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Federal Reserve Board Chair Janet Yellen speaks during a news conference about the Federal Reserve's monetary policy, Wednesday, Dec. 14, 2016, in Washington. The Federal Reserve is raising a key interest rate for the first time in a year, reflecting a resilient U.S. economy and expectations of higher inflation. The move will mean modestly higher rates on some loans. (AP Photo/Alex Brandon)

The Fed raised its lending rate by 0.25 percent. That small number is a big deal.


UPDATE 3:40 p.m. EST:  During a news conference, Federal Reserve Chair Janet Yellen said the central bank believes the economy is on a real path to recovery.

"We expect the economy will continue to perform well, with the job market strengthening further and inflation to rise to 2 percent," she said. Overall, as household and business spending rises and the economy improves, we could see more rate hikes.

The Federal Reserve, the nation's central bank, just raised rates for the first time this year, meaning the Fed believes America's economy is perking up.

The last time the Fed board voted to raise its prime lending rate was one year ago. It's only the second time they've bumped up the key interest rate since the Great Recession of 2008-2009.

The Fed is raising the federal funds rate 0.25 percent, raising the rate the government charges banks and lending institutions to 0.5 percent.

Here's a link to the statement from the Federal Open Market Committee on the hike.

"The labor market has continued to strengthen and that economic activity has been expanding at a moderate pace since mid-year," the Fed said in a statement. "Job gains have been solid in recent months and the unemployment rate has declined."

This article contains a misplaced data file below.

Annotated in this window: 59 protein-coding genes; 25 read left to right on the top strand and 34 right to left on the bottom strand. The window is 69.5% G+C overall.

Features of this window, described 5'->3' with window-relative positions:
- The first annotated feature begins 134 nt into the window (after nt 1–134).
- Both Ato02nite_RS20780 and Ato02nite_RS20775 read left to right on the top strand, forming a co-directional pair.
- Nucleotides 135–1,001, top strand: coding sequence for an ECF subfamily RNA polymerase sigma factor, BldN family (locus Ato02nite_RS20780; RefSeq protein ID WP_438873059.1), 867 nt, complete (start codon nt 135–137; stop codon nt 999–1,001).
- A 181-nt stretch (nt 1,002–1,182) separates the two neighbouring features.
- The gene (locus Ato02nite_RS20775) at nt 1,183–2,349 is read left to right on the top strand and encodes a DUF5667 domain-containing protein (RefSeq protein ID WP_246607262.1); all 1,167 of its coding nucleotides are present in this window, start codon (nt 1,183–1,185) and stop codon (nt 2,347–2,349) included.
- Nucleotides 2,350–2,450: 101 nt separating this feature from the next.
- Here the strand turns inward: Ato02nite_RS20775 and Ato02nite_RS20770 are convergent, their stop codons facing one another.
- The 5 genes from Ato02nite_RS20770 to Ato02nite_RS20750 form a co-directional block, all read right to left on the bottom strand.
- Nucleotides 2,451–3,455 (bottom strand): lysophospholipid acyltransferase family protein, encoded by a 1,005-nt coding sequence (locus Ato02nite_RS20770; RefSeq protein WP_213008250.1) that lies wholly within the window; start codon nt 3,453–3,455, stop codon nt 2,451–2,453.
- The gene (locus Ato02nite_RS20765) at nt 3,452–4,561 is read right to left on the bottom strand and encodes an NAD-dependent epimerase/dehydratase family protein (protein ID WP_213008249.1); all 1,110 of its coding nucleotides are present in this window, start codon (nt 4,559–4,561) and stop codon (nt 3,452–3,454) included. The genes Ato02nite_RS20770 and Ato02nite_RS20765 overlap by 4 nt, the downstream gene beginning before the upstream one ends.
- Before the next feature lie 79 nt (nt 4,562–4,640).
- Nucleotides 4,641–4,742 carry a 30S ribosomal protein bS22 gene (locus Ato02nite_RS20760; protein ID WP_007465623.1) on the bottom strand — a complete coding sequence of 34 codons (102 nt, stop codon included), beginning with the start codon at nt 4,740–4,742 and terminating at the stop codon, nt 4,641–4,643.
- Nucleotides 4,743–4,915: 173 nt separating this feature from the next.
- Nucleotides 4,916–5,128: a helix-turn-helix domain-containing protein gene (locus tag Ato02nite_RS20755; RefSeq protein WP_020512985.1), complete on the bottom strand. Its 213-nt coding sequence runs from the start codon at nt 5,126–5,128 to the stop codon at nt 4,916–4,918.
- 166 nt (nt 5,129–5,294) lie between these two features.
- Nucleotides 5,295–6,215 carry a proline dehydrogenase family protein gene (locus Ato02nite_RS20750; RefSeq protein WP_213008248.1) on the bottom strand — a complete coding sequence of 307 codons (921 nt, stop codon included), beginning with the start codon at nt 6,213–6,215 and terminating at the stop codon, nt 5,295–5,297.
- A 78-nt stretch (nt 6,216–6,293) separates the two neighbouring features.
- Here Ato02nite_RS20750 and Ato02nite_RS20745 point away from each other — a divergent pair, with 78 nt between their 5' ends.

Rate increases typically are carried out to slow an economy that is growing too quickly. With unemployment at a low 4.6 percent and inflation below the Fed's 2 percent target, the central bank opted to raise rates, which was widely expected. The Fed has also signaled it will continue to gradually raise rates in 2017.

The Fed has kept rates near zero since the financial crisis, to stimulate the economy.

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What does that mean for you?

Interest rates on credit cards and some car loans could go up. For home buyers, mortgage rates may also tick higher. And for student debt holders, those with variable rate loans could see the interest on those loans inch up. 

On the plus side, savings accounts will start to pay more and banks will start to pay customers more on their deposits.

While the hike is a seemingly small number, if the Fed keeps to its estimates of three more hikes next year, consumers will feel the effects sooner rather than later.

"This single quarter-point move in interest rates will go largely unnoticed at the household level," Greg McBride, Bankrate.com's chief financial analyst, said. "But coupled with last year's hike, the cumulative effect could mount quickly if the Fed quickens the pace of rate hikes in 2017."

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